Afghanistan has borne the brunt of war, invasions, and unrest throughout the centuries. Various tactics to control the country from implementing brute force to trying to bribe local tribes in exchange for peace have largely failed. Whether it’s Victorian British, the Soviet Union, or NATO forces, one theme is concurrent with the war in Afghanistan: blending in with the environment is vital. In this article, we’re going to look at five examples of foreign forces dressed in undercover clothing in attempts to blend in with the local population.

Soviet Spetsnaz GRU

Undercover clothing KGB in Afghanistan

The GRU is a Russian acronym that stands for the Main Intelligence Directorate and has been in formation since around 1949. This photo depicts two Spetsnaz GRU operatives posing in traditional Afghan attire as part of their undercover clothing, their prominent Soviet watches on show slightly blow their cover, however.

Interestingly, they’re posing with two weapons that have likely been captured from the Mujahideen. The weapons are a US-made M16 and a West German-made G3, evidence of the assistance given to the Mujahideen from the West in order to destabilize the Soviet Union during the Cold War.

MARSOC Operative

Undercover clothing CIA in Afghanistan

This photo was taken at a base somewhere in Kandahar province and shows a MARSOC Operator in traditional Afghan robes with a tactical green color scheme over the concealed body armor. MARSOC is an acronym that stands for the United States Marine Forces Special Operations Command. Its main tasks are direct action, special reconnaissance, foreign internal defense, communicating threats back to the US, and engaging the nation’s enemies.

Despite his attempts at undercover clothing, it’s no secret that his white complexion and array of tactical gear are likely to be somewhat counterproductive when operating in Afghanistan.

KGB Agent in Undercover Clothing

Undercover clothing KGB in Afghanistan

This photo was taken on a Soviet military base sometime during the mid-1980s at the height of the Soviet-Afghan War. The man on the left is a KGB agent named Igor Morozov and he’s wearing the discreet black winter jacket of a Soviet pilot, fake Levis obtained outside of the USSR, and a baby blue sweater.

You’ll notice that he’s carrying his AK over the shoulder in an unorthodox fashion with pointing barrel to the ground. The most common method is to carry the weapon pointing up to avoid picking up dirt when going prone, as well as not shooting yourself in the leg. However, the more elite segments of the Soviet forces preferred the barrel down method claiming that you could start shooting faster from the hip or a knee when carrying a rifle this way. It was also a covert way of demonstrating that they were more highly trained than the average Soviet conscript.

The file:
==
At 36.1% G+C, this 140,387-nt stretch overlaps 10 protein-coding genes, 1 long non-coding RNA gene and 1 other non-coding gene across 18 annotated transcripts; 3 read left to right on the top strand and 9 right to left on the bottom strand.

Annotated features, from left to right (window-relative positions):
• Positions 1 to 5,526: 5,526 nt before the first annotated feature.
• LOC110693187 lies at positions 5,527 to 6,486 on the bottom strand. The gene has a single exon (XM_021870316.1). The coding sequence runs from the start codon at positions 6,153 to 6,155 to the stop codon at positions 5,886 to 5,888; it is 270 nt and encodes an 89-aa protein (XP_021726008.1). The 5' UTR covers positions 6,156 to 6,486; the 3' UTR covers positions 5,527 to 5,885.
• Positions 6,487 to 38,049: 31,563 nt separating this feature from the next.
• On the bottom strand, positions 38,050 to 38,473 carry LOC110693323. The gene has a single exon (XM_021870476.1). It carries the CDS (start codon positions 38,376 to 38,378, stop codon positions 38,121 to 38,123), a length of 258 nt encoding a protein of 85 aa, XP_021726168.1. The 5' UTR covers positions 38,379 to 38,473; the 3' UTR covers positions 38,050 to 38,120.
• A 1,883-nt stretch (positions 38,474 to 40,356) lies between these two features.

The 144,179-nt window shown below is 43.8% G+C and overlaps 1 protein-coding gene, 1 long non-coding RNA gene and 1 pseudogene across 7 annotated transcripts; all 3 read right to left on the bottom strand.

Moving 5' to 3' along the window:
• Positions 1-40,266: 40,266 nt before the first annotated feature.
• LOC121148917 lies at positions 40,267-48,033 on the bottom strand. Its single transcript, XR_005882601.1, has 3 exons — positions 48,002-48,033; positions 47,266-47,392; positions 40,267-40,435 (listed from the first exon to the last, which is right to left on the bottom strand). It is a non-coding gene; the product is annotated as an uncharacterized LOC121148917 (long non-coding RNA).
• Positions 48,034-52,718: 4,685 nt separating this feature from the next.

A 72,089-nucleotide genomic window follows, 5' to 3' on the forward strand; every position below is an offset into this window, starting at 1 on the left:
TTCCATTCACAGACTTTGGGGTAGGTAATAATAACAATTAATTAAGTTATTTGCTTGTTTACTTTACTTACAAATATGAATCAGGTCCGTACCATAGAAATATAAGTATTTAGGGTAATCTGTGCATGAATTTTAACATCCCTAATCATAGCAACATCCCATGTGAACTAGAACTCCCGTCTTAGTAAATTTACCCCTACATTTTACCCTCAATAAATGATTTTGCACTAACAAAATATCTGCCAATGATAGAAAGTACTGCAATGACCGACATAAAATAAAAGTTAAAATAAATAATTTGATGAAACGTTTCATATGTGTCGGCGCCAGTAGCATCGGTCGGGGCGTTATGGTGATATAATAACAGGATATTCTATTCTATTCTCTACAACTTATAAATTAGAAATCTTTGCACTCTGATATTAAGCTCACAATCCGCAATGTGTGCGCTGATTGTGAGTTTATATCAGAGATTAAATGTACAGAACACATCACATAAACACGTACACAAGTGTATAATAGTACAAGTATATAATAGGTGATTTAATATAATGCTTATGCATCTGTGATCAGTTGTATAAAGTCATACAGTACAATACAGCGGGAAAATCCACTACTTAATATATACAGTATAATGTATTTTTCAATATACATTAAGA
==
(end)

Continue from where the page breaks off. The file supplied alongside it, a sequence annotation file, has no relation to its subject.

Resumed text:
Undercover clothing CIA in Afghanistan

To the right of the KGB agent is an officer of the Soviet Border guards which were an armed service under the intelligence services so often interfaced with undercover KGB operatives. The dog between them is an Eastern European shepherd service dog of the Soviet border police and is still used by Russia and various post-Soviet border forces today to engage said nations border threats.

US Delta Force Operators in Tora Bora

Undercover clothing CIA in Afghanistan

This photo was taken sometime during the infamous battle for Tora Bora in 2001 during the initial hunt for Osama Bin Laden. Located on the border of Pakistan, the cave complex in the White Mountains of Tora Bora was the hiding place of Bin Laden. A US-led coalition deployed forces direct to launch a two-week assault on the area but Bin Laden escaped. 200 of bin Laden’s fighters were killed whilst Coalition forces thankfully suffered no losses.

The battle of Tora Bora took place in December, shortly after the infamous battle of Qala-i-Jangi where a Taliban prisoner uprising claimed the first American life in the War on Terror.

The photo depicts Delta Force soldiers of the US military on undercover operations with historically important objective criteria deep in the mountains of Afghanistan. Alongside their chest rig setups, many are wearing Scollor style pants. Featured is one of their trusty Afghan horses, which were used in large numbers to engage the enemies of the USA during the early days of the war in Afghanistan. Horses were also vital forms of transport in the unforgiving peaks of Afghanistan where the Taliban and al-Qaeda had set up fortified bases where many vehicles couldn’t reach.

CIA During Operation Jawbreaker

Undercover clothing CIA in Afghanistan

Taking the place at number one is my personal favorite example of undercover clothing. This screen capture of footage taken during Operation Jawbreaker when CIA, Mi6, and special forces of the US and United Kingdom were airdropped into Afghanistan carrying millions of dollars in cash to pay off local warlords and buy the allegiance of the anti-Taliban Northern Alliance commanded by General Abdul Dostum.

These two CIA operatives and their Afghan interpreter are pictured during a ceremony with local Northern Alliance commanders. The man on the left is showing signs of visible special ops strain. Their Afghan robes and headgear covering covert body armor and topped off with military issue Oakley sunglasses is simply peaked aesthetic.

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Batya (Батя) is the founder of Reaper Feed. He is a security advisor and a high-risk expedition leader across former and active conflict zones such as Eastern Ukraine, unrecognized post-Soviet states, the North Caucasus, and the Middle East. Batya founded Reaper Feed to provide unprecedented insight into the lesser-seen sides of human conflict and modern warfare.